Going back to when Evans was a convicted rapist, he was allowed back at training at football club Sheffield United. This was a move widely criticised across the board, but was defended tooth and nail by many football fans.

It is these fans that responded with vitriol to the recent court findings with victim blaming rhetoric. Celebrating the innocent verdict, and how ‘they always knew’ Evans was innocent and the ‘manipulative slag’ should be either imprisoned or killed.

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This alone disregards the fact that this verdict is judged around the grey area of consent, and that the girl is not lying but cannot remember due to her believing her drink was spiked. This should result in a call to detailed education on consent, and not a win against these ‘feminazis’.

This woman had a traumatic experience which resulted in her believing she had been raped, and Evans’ took advantage of a woman who he did not receive explicit consent from despite her questionable state. If it has not been ruled as rape, it was definitely a case of Evans taking advantage of a vulnerable woman – and this should be what is taken away from this. He was put on trial due to raping a woman due to his lack of knowledge and awareness around consent.

Women already fear reporting sexual crimes due to the culture of disbelief, the traumatising cross-examining and the essential witch hunt that follows them – despite being a victim.

The victim is now 24 and has had to change her name five times, after being sought out by twitter trolls who published her name online. She has received death threats and had to move away from her home, losing precious time with her mother who died recently.

In the face of all this, she was then failed by the justice system on several counts and Evans was found not guilty in the wake of her sexual past.

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This case is worrying in the fact that it is a rarity that a rape case is brought to trial, let alone for a guilty verdict to be given. For that to then be quashed, and then have the victim dragged through the mud due to the power of money and reputation of the accused is only a win for rape culture.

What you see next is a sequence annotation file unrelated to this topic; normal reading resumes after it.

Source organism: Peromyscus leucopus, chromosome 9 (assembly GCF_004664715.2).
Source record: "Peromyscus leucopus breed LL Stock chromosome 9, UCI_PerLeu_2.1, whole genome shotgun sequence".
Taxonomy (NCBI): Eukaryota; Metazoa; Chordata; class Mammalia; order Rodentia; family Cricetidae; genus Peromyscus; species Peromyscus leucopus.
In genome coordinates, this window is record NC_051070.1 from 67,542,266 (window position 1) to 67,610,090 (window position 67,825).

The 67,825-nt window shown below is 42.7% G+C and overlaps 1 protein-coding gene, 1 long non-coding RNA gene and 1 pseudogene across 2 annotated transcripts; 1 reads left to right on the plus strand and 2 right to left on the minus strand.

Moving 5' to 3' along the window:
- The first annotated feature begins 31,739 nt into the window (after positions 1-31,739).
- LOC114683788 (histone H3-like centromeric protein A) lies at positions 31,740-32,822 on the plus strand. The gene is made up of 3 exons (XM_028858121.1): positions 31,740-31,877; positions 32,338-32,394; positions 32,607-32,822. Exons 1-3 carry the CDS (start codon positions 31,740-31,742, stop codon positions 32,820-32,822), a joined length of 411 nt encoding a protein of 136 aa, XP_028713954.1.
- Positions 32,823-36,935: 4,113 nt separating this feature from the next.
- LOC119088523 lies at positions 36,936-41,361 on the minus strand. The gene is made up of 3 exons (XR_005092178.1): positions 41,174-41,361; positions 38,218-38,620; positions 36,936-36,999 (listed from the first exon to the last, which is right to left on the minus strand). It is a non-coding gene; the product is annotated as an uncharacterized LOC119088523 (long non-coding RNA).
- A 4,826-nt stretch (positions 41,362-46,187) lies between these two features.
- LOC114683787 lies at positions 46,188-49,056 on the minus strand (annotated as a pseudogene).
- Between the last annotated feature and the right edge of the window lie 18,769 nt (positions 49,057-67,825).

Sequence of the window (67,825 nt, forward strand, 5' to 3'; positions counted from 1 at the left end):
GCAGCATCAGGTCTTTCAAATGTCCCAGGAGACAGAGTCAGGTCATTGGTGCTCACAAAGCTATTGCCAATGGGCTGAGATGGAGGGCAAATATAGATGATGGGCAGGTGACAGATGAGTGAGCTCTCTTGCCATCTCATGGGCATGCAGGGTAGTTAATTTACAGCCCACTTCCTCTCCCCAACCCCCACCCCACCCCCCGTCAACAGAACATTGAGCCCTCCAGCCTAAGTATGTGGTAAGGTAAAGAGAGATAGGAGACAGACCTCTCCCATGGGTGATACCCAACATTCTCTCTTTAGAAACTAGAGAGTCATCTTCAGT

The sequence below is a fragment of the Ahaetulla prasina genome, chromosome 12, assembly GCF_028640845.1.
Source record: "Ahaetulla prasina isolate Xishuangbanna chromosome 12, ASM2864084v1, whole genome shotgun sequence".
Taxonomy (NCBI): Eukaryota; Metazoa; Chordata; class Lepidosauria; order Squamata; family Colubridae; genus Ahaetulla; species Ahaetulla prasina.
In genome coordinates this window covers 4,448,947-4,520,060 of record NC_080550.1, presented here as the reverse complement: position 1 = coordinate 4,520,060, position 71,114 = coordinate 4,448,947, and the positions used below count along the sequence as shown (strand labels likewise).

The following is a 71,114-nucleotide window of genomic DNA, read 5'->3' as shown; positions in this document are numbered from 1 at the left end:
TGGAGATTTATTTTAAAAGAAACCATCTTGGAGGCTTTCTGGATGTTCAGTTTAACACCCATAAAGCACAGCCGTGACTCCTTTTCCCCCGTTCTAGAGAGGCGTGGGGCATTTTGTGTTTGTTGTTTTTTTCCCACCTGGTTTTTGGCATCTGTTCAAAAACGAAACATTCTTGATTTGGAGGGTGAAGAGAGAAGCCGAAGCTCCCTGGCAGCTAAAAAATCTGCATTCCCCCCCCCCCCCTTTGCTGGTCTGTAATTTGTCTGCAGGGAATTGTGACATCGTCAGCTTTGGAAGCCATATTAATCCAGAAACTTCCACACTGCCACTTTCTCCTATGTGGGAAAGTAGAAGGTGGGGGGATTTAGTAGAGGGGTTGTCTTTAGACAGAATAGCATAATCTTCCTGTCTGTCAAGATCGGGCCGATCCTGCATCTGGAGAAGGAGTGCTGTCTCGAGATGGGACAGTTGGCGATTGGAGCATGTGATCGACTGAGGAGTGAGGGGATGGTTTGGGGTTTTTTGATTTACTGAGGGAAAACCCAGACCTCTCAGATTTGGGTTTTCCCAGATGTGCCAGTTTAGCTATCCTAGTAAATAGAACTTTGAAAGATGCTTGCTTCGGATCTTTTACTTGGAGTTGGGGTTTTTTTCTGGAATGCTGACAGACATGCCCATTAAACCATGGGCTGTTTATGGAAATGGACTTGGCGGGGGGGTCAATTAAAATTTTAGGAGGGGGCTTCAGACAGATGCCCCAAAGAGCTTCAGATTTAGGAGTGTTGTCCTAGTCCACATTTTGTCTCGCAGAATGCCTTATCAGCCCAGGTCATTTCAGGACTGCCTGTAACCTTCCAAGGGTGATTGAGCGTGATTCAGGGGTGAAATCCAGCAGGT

This will give significant rise to misogyny as an example that will be drawn upon as ‘proof’ to why another rape victim could be lying. The fact that a verdict relied purely upon the victim blaming and sexual shaming of the victim, and was ultimately successful for the accused, is going to bring worrying trends in the face of rape cases.

Yet another reason for rape victims to not report their case. For the fear that their sexual history will be flagged up, they won’t be believed – and now this high-profile case gives ammunition to all those misogynist, victim blaming people who jump to shout ‘liar’.

This should not be a case that highlights ‘lying rape victims’, but one that underlines the need for consent to be clarified in more confusing situations. Consent is not always as clear cut as it is made out to be, and the responsibility falls on the person making sexual advances to clarify consent when it is not crystal clear.

Ched Evans wrongly held the power in this trial and used that to shame the victim and win the case. This will work to strengthen rape culture, when it should be seen as evidence for compulsory consent education.